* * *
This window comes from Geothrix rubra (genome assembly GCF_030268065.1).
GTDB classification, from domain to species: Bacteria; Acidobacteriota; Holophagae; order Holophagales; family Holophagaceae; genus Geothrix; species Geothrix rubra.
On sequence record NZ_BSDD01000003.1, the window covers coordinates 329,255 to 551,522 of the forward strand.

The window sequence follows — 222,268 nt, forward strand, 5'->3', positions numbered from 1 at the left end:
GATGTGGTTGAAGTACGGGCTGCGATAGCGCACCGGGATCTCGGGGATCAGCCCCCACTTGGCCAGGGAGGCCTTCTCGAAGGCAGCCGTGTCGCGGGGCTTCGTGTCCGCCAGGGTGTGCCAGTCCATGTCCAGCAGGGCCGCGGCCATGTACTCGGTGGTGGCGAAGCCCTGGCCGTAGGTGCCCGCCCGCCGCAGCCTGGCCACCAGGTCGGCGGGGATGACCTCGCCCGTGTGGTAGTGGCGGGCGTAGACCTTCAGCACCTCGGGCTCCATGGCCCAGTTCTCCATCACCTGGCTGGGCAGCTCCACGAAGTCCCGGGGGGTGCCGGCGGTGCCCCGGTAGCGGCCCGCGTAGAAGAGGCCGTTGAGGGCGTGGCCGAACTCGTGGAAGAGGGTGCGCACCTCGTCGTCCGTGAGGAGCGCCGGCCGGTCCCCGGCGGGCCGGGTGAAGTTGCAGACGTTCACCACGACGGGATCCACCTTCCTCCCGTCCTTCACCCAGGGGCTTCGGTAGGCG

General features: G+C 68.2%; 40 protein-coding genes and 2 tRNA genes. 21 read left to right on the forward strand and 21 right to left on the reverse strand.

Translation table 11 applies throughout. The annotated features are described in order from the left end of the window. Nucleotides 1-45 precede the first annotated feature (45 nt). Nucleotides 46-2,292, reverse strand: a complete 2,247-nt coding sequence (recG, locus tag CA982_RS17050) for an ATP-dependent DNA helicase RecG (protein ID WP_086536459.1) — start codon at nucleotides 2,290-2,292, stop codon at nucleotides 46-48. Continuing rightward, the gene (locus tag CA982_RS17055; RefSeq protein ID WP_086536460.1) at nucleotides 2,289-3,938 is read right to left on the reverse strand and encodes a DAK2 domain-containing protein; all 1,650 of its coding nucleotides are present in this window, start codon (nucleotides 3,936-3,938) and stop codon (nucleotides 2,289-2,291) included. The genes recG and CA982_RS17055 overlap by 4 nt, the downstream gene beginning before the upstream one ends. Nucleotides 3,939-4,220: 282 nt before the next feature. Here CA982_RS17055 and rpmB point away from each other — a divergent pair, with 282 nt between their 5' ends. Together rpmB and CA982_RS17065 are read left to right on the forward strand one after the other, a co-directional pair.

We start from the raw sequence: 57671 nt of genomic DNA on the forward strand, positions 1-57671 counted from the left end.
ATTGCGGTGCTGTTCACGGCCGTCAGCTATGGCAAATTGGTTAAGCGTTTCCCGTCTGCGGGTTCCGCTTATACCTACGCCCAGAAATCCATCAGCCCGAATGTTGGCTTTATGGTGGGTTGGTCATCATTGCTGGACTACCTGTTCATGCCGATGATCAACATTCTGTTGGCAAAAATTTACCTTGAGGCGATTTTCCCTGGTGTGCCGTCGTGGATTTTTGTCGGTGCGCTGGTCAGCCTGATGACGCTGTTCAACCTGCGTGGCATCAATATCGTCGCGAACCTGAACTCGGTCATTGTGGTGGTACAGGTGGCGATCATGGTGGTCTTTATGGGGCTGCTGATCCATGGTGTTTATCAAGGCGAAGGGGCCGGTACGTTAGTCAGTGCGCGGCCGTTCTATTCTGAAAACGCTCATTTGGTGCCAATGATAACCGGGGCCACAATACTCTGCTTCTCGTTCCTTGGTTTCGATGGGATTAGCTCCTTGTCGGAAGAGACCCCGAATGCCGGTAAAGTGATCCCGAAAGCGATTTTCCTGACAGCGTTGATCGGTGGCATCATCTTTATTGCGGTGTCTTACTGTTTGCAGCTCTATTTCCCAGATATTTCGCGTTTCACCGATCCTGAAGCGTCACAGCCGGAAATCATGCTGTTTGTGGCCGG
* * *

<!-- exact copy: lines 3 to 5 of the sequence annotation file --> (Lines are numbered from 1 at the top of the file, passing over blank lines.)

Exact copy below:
On sequence record NZ_BSDD01000003.1, the window covers coordinates 329,255 to 551,522 of the forward strand.

The window sequence follows — 222,268 nt, forward strand, 5'->3', positions numbered from 1 at the left end:
GATGTGGTTGAAGTACGGGCTGCGATAGCGCACCGGGATCTCGGGGATCAGCCCCCACTTGGCCAGGGAGGCCTTCTCGAAGGCAGCCGTGTCGCGGGGCTTCGTGTCCGCCAGGGTGTGCCAGTCCATGTCCAGCAGGGCCGCGGCCATGTACTCGGTGGTGGCGAAGCCCTGGCCGTAGGTGCCCGCCCGCCGCAGCCTGGCCACCAGGTCGGCGGGGATGACCTCGCCCGTGTGGTAGTGGCGGGCGTAGACCTTCAGCACCTCGGGCTCCATGGCCCAGTTCTCCATCACCTGGCTGGGCAGCTCCACGAAGTCCCGGGGGGTGCCGGCGGTGCCCCGGTAGCGGCCCGCGTAGAAGAGGCCGTTGAGGGCGTGGCCGAACTCGTGGAAGAGGGTGCGCACCTCGTCGTCCGTGAGGAGCGCCGGCCGGTCCCCGGCGGGCCGGGTGAAGTTGCAGACGTTCACCACGACGGGATCCACCTTCCTCCCGTCCTTCACCCAGGGGCTTCGGTAGGCG